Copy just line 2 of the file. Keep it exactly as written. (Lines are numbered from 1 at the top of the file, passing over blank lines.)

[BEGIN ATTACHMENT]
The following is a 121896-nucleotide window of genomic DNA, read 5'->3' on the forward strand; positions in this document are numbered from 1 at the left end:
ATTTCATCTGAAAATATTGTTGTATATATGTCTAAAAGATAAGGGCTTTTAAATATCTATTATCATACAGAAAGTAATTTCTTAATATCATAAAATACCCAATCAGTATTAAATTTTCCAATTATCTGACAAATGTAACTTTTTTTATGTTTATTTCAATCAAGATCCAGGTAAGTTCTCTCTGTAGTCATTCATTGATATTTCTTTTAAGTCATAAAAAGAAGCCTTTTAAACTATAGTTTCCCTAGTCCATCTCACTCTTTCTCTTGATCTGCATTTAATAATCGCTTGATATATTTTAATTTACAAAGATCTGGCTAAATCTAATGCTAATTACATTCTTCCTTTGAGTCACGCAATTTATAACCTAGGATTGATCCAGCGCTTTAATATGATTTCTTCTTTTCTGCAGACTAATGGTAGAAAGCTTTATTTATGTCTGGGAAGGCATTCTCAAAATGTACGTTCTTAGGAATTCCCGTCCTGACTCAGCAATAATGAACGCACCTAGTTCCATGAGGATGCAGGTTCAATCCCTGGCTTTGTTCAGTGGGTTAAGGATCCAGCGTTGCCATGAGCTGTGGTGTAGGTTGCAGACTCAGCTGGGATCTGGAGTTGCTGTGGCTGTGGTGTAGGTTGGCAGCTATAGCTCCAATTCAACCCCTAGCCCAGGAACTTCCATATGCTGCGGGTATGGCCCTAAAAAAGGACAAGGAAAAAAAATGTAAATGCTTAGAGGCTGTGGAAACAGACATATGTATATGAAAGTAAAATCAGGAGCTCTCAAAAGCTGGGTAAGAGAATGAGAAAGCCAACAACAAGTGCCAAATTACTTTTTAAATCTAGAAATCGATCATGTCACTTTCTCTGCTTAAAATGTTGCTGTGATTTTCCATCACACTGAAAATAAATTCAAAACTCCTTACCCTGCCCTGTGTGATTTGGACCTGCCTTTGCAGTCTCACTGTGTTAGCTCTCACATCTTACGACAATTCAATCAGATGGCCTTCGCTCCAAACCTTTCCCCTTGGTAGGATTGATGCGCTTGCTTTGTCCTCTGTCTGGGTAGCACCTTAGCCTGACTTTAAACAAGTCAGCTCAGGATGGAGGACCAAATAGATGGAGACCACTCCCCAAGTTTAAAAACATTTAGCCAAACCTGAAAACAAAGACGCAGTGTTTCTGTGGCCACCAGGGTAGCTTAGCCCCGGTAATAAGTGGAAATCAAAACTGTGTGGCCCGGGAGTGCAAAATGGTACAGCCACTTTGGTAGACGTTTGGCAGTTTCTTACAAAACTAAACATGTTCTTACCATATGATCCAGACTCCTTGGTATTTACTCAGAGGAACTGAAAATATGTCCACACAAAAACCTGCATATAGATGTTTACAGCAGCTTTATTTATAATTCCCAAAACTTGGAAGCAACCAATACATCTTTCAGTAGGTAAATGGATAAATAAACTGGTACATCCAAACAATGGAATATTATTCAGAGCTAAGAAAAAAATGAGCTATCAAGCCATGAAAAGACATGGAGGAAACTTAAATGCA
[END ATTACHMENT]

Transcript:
ATTTCATCTGAAAATATTGTTGTATATATGTCTAAAAGATAAGGGCTTTTAAATATCTATTATCATACAGAAAGTAATTTCTTAATATCATAAAATACCCAATCAGTATTAAATTTTCCAATTATCTGACAAATGTAACTTTTTTTATGTTTATTTCAATCAAGATCCAGGTAAGTTCTCTCTGTAGTCATTCATTGATATTTCTTTTAAGTCATAAAAAGAAGCCTTTTAAACTATAGTTTCCCTAGTCCATCTCACTCTTTCTCTTGATCTGCATTTAATAATCGCTTGATATATTTTAATTTACAAAGATCTGGCTAAATCTAATGCTAATTACATTCTTCCTTTGAGTCACGCAATTTATAACCTAGGATTGATCCAGCGCTTTAATATGATTTCTTCTTTTCTGCAGACTAATGGTAGAAAGCTTTATTTATGTCTGGGAAGGCATTCTCAAAATGTACGTTCTTAGGAATTCCCGTCCTGACTCAGCAATAATGAACGCACCTAGTTCCATGAGGATGCAGGTTCAATCCCTGGCTTTGTTCAGTGGGTTAAGGATCCAGCGTTGCCATGAGCTGTGGTGTAGGTTGCAGACTCAGCTGGGATCTGGAGTTGCTGTGGCTGTGGTGTAGGTTGGCAGCTATAGCTCCAATTCAACCCCTAGCCCAGGAACTTCCATATGCTGCGGGTATGGCCCTAAAAAAGGACAAGGAAAAAAAATGTAAATGCTTAGAGGCTGTGGAAACAGACATATGTATATGAAAGTAAAATCAGGAGCTCTCAAAAGCTGGGTAAGAGAATGAGAAAGCCAACAACAAGTGCCAAATTACTTTTTAAATCTAGAAATCGATCATGTCACTTTCTCTGCTTAAAATGTTGCTGTGATTTTCCATCACACTGAAAATAAATTCAAAACTCCTTACCCTGCCCTGTGTGATTTGGACCTGCCTTTGCAGTCTCACTGTGTTAGCTCTCACATCTTACGACAATTCAATCAGATGGCCTTCGCTCCAAACCTTTCCCCTTGGTAGGATTGATGCGCTTGCTTTGTCCTCTGTCTGGGTAGCACCTTAGCCTGACTTTAAACAAGTCAGCTCAGGATGGAGGACCAAATAGATGGAGACCACTCCCCAAGTTTAAAAACATTTAGCCAAACCTGAAAACAAAGACGCAGTGTTTCTGTGGCCACCAGGGTAGCTTAGCCCCGGTAATAAGTGGAAATCAAAACTGTGTGGCCCGGGAGTGCAAAATGGTACAGCCACTTTGGTAGACGTTTGGCAGTTTCTTACAAAACTAAACATGTTCTTACCATATGATCCAGACTCCTTGGTATTTACTCAGAGGAACTGAAAATATGTCCACACAAAAACCTGCATATAGATGTTTACAGCAGCTTTATTTATAATTCCCAAAACTTGGAAGCAACCAATACATCTTTCAGTAGGTAAATGGATAAATAAACTGGTACATCCAAACAATGGAATATTATTCAGAGCTAAGAAAAAAATGAGCTATCAAGCCATGAAAAGACATGGAGGAAACTTAAATGCA